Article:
MUSIC

Why Lady Gaga Is So Good At Getting Songs Stuck In Your Head

Successful earworms tend to have upbeat melodies and moderately complex song structures

MUSIC
Photo Illustration: Vocativ
Nov 03, 2016 at 12:18 PM ET

Just about everyone gets songs stuck in their head, with past research suggesting 90 percent of people experience it at least once a week. But what makes for the perfect earworm song? According to a new study, the answer basically boils down to: Just do what Lady Gaga does.

Researchers in the United Kingdom surveyed 3,000 people to find out how often they experienced earworms, how they dealt with songs getting stuck in their heads, and which songs in particular tended to get stuck there. With all music in existence to choose from, the respondents provided plenty of different answers to that last question, but nine songs were named more than 10 times. University of Durham researcher Kelly Jakuboski said these songs revealed some of the key features for a successful earworm.

“Earworms tended to have a faster tempo, so they tend to be more upbeat melodies,” Jakuboski told Vocativ. “The second feature that emerged was earworm tunes tended to make use of quite generic or commonly used melodic shapes in comparison in general.”

Melodic shapes have to do with how the pitch changes over the course of the song. She pointed to “Twinkle, Twinkle Little Star” as one of the most recognizable and commonly used melodic shapes — the pitch starts low, rises over the first line, and then falls again over the second. While a successful earworm likely shouldn’t be too avant-garde in its structure, these distinctive changes or unusual features – like using bigger beats than are typically found in pop songs – could be key to their enduring success.

“I think this could be due to the brain searching for optimal level of complexity in a melody,” said Jakuboski. “A melody that’s not too simple but not too complex to remember.”

Based on the survey results, Lady Gaga is an undisputed master of the earworm, with “Bad Romance” easily topping the list and another two of her songs in the top nine. She’s helped a little bit by the timeframe of the survey — it was conducted between 2010 and 2013, right around the peak of her popularity — but placing three songs on the list shows a definite knack for getting stuck in people’s heads.

“Once you’ve written one catchy song, you might intuitively have this sort of earworm formula in your mind,” Jakuboski said of Lady Gaga’s success. “You know that you’ve done it once and you can make use of that again, even if it’s in a slightly different way.”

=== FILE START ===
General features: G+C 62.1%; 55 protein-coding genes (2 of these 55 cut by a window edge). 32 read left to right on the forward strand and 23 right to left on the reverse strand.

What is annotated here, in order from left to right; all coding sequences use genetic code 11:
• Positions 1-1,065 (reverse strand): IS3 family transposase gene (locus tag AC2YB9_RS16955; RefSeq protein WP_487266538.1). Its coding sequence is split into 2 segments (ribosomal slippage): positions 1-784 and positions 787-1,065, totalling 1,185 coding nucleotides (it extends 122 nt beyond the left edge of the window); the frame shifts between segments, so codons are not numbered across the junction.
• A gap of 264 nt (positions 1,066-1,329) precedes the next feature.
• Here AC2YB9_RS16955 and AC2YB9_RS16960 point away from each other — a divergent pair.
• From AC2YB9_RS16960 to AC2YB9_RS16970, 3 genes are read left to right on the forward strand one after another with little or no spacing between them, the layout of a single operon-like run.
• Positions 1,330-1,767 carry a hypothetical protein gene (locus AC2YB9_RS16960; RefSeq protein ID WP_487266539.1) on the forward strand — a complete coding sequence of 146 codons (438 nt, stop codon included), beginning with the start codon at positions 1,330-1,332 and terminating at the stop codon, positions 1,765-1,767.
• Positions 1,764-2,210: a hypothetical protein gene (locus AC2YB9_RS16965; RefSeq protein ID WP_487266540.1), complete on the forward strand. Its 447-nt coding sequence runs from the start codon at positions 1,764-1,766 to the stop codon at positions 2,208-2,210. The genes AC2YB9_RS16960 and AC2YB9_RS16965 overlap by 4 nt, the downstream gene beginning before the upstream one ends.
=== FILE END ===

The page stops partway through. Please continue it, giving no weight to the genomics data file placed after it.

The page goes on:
While Lady Gaga might be getting a recency boost, the next two songs on the list count as old classics by pop music standards. Kylie Minogue’s “Can’t Get You Out Of My Head” – which, yes, is rather apt – came out in 2001, while Journey’s “Don’t Stop Believin'” came out in 1981. (Though, that songs only made the U.K. charts for the first time in 2009 after its re-release.)

The real ancient on this list, though, is Queen’s “Bohemian Rhapsody,” which came out in 1975 and hasn’t been in the U.K. charts since shortly after. That song’s enduring catchiness is particularly interesting given its complex structure, with slow-burning opening and closing serving as bookends for a rocking crescendo. While Jakuboski hasn’t yet specifically studied how the complexity of a song affects its earworm potential, she said most people probably don’t have the entire song stuck in their heads.

“We know that they tend to be quite short snippets of a song repeating over and over in the head,” she said. “So although Bohemian Rhapsody has these really amazing structures in terms of the complexity and the tempo changes, actually you just get a small snippet of that repeating in your head.”

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Still, the song’s complexity might make it harder for people to move past that one catchy bit stuck in their heads.

“That could perhaps add to the looping nature,” said Jakuboski. “We do have evidence from people that one of the reasons they think they might have an earworm stuck is that they can’t remember the end of the song, so they get stuck in one section. So if they go and listen to the full song through, then they can get rid of the looping and get rid of the earworm.”

Indeed, the survey revealed listening to the entire song as one of people’s preferred methods for getting rid of it.

“People said they need to actually engage with the earworm tune,” said Jakuboski. “So sometimes they say if they listen to the whole song out loud, they can get rid of the looping and get closure with the song. The second strategy people used was to distract themselves with either another song or other auditory material, such as talk radio.”

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While Jakuboski’s research focuses on music and earworms in particular, she said these catchy tunes speak to a broader phenomenon of the mind.

“Our brains tend to spend a lot of our daily lives thinking about things that aren’t related to our present task at hand,” she said. “Psychologists are quite interested in trying to find out why we spend up to 40 percent of our daily lives thinking about things that aren’t necessarily directly related to what we’re doing at the moment and whether there can be any kind of function or purpose to this sort of cognition.”

As for why catchy songs remain such a common example of this stray thinking, it might have to do with why we connect with music in the first place.

“We have a very intimate emotional relationship with music,” said Jakuboski. “So that can actually lead to some of the distracting elements of earworms as well.”